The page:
The only way you can pull that off, I think, is with a very expensive CNC cut gimbal (Zenmuse), or even more expensive carbon fiber monocoque gimbal ( PH Hero).

You're not going to get there with flat plate. A least if they used CNC cut aluminum bulkheads between the CF plates, that would really stiffen them up. But just using round aluminum spacers, you have a structure that is weak in twisting.
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Old Oct 15, 2012, 03:31 PM
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>>Yes, it would be nice to use the camera frame itself as part of the gimbal. You could basically eliminate the tilt tray completely if the camera body had some sort kind of support points on the two sides. But, we're stuck using cameras that are designed to be mounted on tripods.<<

It is but not anytime soon.

>>It would be fun to try de-casing a camera, and putting the guts into a 3d printed housing...<<

I took apart a couple of cameras before and no think you. I will never put it back together.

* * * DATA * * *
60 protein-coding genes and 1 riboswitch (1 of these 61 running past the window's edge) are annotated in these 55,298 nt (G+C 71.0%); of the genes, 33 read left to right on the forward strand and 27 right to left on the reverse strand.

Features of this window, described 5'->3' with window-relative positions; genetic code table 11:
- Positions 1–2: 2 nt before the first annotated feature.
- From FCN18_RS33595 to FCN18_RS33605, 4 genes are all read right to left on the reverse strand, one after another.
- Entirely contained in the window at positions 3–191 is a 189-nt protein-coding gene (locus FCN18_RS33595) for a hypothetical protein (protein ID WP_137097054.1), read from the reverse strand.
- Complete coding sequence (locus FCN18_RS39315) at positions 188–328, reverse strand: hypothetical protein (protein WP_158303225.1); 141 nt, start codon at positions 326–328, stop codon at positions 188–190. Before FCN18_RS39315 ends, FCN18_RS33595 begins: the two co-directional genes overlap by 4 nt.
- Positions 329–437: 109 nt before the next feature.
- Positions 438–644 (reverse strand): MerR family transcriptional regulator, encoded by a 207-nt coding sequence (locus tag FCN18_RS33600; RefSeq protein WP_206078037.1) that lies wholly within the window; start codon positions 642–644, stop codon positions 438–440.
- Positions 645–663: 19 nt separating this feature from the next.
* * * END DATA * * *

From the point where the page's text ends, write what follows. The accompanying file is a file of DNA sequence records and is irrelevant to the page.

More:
>>I've also wanted to try 3D printing an exo-skeleton for a camera, for crash protection, and then you could implement tilt mounts on the side too.<<

Actually that is very possible but we may have to pay a bit of penalty in weight.

>>Look at the AV200, it's 590g with servos, designed to support a 1000+g camera.<<

I don't like that design. Same with DJ Vegh's gimbal and the one from Turkey. It is extremely difficult to get the roll cage to move smoothly on the bearings without play. That's why I have decided to pay the price of a cantilever design and use a shaft for the roll axis.

>>The only way you can pull that off, I think, is with a very expensive CNC cut gimbal (Zenmuse), or even more expensive carbon fiber monocoque gimbal ( PH Hero).<<

The Zenmuse has a very rigid design with the cantilever roll axis. They also use metal. Their success is mostly because of the good motor on the servo and probably a very good controller.

>>You're not going to get there with flat plate. A least if they used CNC cut aluminum bulkheads between the CF plates, that would really stiffen them up. But just using round aluminum spacers, you have a structure that is weak in twisting.<<